The Smile Has Left Your Eyes which are mainly performed on the acoustic guitar. The remaining Asia and King Crimson tunes are done with the whole band and that's how I like to hear songs such as Easy Money, Heat Of The Moment, Starless and Don't Cry. The drum solo by Thomas Lang was not something which I was waiting for. On the other hand, the intro to Battle Lines is worth listening to, it has fine electric guitar and keyboard parts before John starts singing his lyrics.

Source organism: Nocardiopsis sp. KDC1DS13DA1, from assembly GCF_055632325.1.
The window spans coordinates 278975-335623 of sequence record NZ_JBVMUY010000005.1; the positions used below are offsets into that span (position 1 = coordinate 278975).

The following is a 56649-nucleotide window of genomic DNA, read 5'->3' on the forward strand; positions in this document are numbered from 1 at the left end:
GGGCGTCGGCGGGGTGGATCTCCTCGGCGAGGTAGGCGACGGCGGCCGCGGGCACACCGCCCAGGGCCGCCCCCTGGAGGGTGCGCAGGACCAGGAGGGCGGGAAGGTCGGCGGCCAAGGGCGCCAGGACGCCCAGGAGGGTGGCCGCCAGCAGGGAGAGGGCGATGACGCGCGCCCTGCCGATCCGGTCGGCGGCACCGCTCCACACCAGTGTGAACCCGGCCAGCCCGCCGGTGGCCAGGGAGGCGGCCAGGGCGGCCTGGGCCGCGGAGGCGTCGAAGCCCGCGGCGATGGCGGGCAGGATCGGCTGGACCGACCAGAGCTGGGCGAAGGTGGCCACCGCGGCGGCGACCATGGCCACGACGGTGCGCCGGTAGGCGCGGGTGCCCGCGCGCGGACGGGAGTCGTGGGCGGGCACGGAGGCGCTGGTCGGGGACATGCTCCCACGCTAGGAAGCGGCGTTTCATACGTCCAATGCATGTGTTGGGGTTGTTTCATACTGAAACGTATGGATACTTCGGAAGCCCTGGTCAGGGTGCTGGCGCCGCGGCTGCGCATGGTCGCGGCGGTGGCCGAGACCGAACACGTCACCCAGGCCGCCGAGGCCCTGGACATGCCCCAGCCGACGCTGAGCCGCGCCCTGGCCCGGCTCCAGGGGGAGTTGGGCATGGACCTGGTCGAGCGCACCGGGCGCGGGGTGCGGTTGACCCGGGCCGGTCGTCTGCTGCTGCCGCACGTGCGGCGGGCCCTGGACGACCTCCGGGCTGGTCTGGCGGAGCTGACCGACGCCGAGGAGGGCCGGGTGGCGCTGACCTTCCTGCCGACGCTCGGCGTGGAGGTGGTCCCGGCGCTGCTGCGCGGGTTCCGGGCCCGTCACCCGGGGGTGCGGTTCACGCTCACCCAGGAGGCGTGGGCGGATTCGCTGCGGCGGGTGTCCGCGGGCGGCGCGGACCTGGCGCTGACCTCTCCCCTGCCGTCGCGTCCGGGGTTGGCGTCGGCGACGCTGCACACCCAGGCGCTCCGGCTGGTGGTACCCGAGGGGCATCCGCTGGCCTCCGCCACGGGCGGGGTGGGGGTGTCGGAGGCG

CD 3 and 4 have the title Live In Osaka 1997 and has almost the same line up as one year earlier in Argentina. Only Orford was replaced by John Young on keyboards. This performance, which was recorded on October 2, 1997, at the Osaka Club Quattoro, is much more energetic than in the previous year. Moreover the bootleg sound from Japan sounds a lot more compact and transparent than the one from Argentina. The Japan concert recordings begins with a melodramatic strings intro, as if a large orchestra were slowly reaching a grand finale. It goes over into The Last Thing On My Mind followed by a strong version of Sole Survivor. After this track the more mellow part of the show can be heard. The highlight is probably Young's keyboard solo. With the start of Only Time Will Tell the full band gets back into high gear. Young also plays perfectly on Rendezvous 6.02 and you can hear a more energetic version which I like a lot. I didn't like the drum solo done by Lang. However after his solo the band goes into two classic prog tunes. Namely King Crimson's Easy Money and U.K.'s In The Dead Of The Night, both done brilliantly. The first piece has fine solo's on the electric guitar and bass. Again this classic U.K. piece has a lot of energy and sounds a bit faster than usual. Before the band kick's ass with splendid versions of Starless and Don't Cry,acoustic versions of After All and Heat Of The Moment can be enjoyed. It's up to the listener if you like them or not. However, Heat Of The Moment surprises when the electric version comes along as well.